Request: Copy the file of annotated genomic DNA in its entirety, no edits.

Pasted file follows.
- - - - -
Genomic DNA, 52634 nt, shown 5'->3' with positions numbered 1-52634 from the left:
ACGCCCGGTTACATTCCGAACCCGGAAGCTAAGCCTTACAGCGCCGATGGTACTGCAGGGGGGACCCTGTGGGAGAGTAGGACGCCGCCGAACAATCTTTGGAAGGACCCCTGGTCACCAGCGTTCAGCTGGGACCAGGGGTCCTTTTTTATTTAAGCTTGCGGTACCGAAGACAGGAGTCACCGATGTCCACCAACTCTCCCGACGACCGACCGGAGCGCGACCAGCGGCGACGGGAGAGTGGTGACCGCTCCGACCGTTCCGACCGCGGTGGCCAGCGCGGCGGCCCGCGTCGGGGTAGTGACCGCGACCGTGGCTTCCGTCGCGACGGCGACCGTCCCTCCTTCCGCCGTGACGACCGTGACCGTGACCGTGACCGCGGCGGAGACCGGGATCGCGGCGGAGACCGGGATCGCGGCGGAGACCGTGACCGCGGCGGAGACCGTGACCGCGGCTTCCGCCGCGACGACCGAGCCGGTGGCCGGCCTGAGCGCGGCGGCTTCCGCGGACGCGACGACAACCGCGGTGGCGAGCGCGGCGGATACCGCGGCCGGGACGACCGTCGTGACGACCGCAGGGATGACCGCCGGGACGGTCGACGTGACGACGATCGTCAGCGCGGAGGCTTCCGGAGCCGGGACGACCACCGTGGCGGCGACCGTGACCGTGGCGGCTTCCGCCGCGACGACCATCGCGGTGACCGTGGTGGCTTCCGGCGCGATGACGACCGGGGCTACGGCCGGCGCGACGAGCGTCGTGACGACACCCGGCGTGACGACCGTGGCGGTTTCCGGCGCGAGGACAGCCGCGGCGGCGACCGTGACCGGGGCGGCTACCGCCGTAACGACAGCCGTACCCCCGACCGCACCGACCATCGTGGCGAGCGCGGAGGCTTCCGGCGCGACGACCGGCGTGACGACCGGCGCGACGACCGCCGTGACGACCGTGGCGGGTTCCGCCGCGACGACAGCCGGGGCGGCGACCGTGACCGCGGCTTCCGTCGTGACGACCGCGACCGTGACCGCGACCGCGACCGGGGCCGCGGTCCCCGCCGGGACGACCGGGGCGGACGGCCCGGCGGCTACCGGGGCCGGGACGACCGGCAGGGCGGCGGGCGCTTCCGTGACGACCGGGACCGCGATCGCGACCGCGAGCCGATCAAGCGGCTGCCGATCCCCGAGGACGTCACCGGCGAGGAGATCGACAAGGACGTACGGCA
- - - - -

Genomic DNA, 52634 nt, shown 5'->3' with positions numbered 1-52634 from the left:
ACGCCCGGTTACATTCCGAACCCGGAAGCTAAGCCTTACAGCGCCGATGGTACTGCAGGGGGGACCCTGTGGGAGAGTAGGACGCCGCCGAACAATCTTTGGAAGGACCCCTGGTCACCAGCGTTCAGCTGGGACCAGGGGTCCTTTTTTATTTAAGCTTGCGGTACCGAAGACAGGAGTCACCGATGTCCACCAACTCTCCCGACGACCGACCGGAGCGCGACCAGCGGCGACGGGAGAGTGGTGACCGCTCCGACCGTTCCGACCGCGGTGGCCAGCGCGGCGGCCCGCGTCGGGGTAGTGACCGCGACCGTGGCTTCCGTCGCGACGGCGACCGTCCCTCCTTCCGCCGTGACGACCGTGACCGTGACCGTGACCGCGGCGGAGACCGGGATCGCGGCGGAGACCGGGATCGCGGCGGAGACCGTGACCGCGGCGGAGACCGTGACCGCGGCTTCCGCCGCGACGACCGAGCCGGTGGCCGGCCTGAGCGCGGCGGCTTCCGCGGACGCGACGACAACCGCGGTGGCGAGCGCGGCGGATACCGCGGCCGGGACGACCGTCGTGACGACCGCAGGGATGACCGCCGGGACGGTCGACGTGACGACGATCGTCAGCGCGGAGGCTTCCGGAGCCGGGACGACCACCGTGGCGGCGACCGTGACCGTGGCGGCTTCCGCCGCGACGACCATCGCGGTGACCGTGGTGGCTTCCGGCGCGATGACGACCGGGGCTACGGCCGGCGCGACGAGCGTCGTGACGACACCCGGCGTGACGACCGTGGCGGTTTCCGGCGCGAGGACAGCCGCGGCGGCGACCGTGACCGGGGCGGCTACCGCCGTAACGACAGCCGTACCCCCGACCGCACCGACCATCGTGGCGAGCGCGGAGGCTTCCGGCGCGACGACCGGCGTGACGACCGGCGCGACGACCGCCGTGACGACCGTGGCGGGTTCCGCCGCGACGACAGCCGGGGCGGCGACCGTGACCGCGGCTTCCGTCGTGACGACCGCGACCGTGACCGCGACCGCGACCGGGGCCGCGGTCCCCGCCGGGACGACCGGGGCGGACGGCCCGGCGGCTACCGGGGCCGGGACGACCGGCAGGGCGGCGGGCGCTTCCGTGACGACCGGGACCGCGATCGCGACCGCGAGCCGATCAAGCGGCTGCCGATCCCCGAGGACGTCACCGGCGAGGAGATCGACAAGGACGTACGGCA